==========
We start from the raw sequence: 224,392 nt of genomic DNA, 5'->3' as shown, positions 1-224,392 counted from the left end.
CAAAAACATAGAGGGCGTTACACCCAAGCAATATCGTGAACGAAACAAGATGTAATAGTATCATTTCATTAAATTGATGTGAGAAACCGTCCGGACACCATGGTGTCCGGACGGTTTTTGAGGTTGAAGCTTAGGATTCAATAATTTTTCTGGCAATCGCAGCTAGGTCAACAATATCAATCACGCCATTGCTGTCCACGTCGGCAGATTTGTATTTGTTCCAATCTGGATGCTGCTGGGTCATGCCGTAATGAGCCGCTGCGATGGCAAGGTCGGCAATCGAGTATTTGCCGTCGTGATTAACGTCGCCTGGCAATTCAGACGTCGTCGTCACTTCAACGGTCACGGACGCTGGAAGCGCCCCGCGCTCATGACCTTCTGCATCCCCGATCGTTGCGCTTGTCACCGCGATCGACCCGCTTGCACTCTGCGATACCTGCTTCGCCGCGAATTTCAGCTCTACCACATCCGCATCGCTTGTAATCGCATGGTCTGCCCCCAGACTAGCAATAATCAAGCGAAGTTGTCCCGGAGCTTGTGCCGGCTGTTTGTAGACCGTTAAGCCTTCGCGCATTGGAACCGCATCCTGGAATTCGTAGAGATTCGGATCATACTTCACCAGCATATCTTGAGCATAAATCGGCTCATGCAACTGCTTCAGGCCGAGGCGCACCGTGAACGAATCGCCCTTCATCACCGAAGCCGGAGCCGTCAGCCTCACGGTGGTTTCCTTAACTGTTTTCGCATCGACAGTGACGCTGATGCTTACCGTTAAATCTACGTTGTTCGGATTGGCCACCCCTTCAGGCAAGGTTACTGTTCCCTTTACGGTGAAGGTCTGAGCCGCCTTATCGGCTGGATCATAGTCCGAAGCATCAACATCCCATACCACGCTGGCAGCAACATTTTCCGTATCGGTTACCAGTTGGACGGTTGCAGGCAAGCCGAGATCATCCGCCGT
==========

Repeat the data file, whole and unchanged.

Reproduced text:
We start from the raw sequence: 224,392 nt of genomic DNA, 5'->3' as shown, positions 1-224,392 counted from the left end.
CAAAAACATAGAGGGCGTTACACCCAAGCAATATCGTGAACGAAACAAGATGTAATAGTATCATTTCATTAAATTGATGTGAGAAACCGTCCGGACACCATGGTGTCCGGACGGTTTTTGAGGTTGAAGCTTAGGATTCAATAATTTTTCTGGCAATCGCAGCTAGGTCAACAATATCAATCACGCCATTGCTGTCCACGTCGGCAGATTTGTATTTGTTCCAATCTGGATGCTGCTGGGTCATGCCGTAATGAGCCGCTGCGATGGCAAGGTCGGCAATCGAGTATTTGCCGTCGTGATTAACGTCGCCTGGCAATTCAGACGTCGTCGTCACTTCAACGGTCACGGACGCTGGAAGCGCCCCGCGCTCATGACCTTCTGCATCCCCGATCGTTGCGCTTGTCACCGCGATCGACCCGCTTGCACTCTGCGATACCTGCTTCGCCGCGAATTTCAGCTCTACCACATCCGCATCGCTTGTAATCGCATGGTCTGCCCCCAGACTAGCAATAATCAAGCGAAGTTGTCCCGGAGCTTGTGCCGGCTGTTTGTAGACCGTTAAGCCTTCGCGCATTGGAACCGCATCCTGGAATTCGTAGAGATTCGGATCATACTTCACCAGCATATCTTGAGCATAAATCGGCTCATGCAACTGCTTCAGGCCGAGGCGCACCGTGAACGAATCGCCCTTCATCACCGAAGCCGGAGCCGTCAGCCTCACGGTGGTTTCCTTAACTGTTTTCGCATCGACAGTGACGCTGATGCTTACCGTTAAATCTACGTTGTTCGGATTGGCCACCCCTTCAGGCAAGGTTACTGTTCCCTTTACGGTGAAGGTCTGAGCCGCCTTATCGGCTGGATCATAGTCCGAAGCATCAACATCCCATACCACGCTGGCAGCAACATTTTCCGTATCGGTTACCAGTTGGACGGTTGCAGGCAAGCCGAGATCATCCGCCGT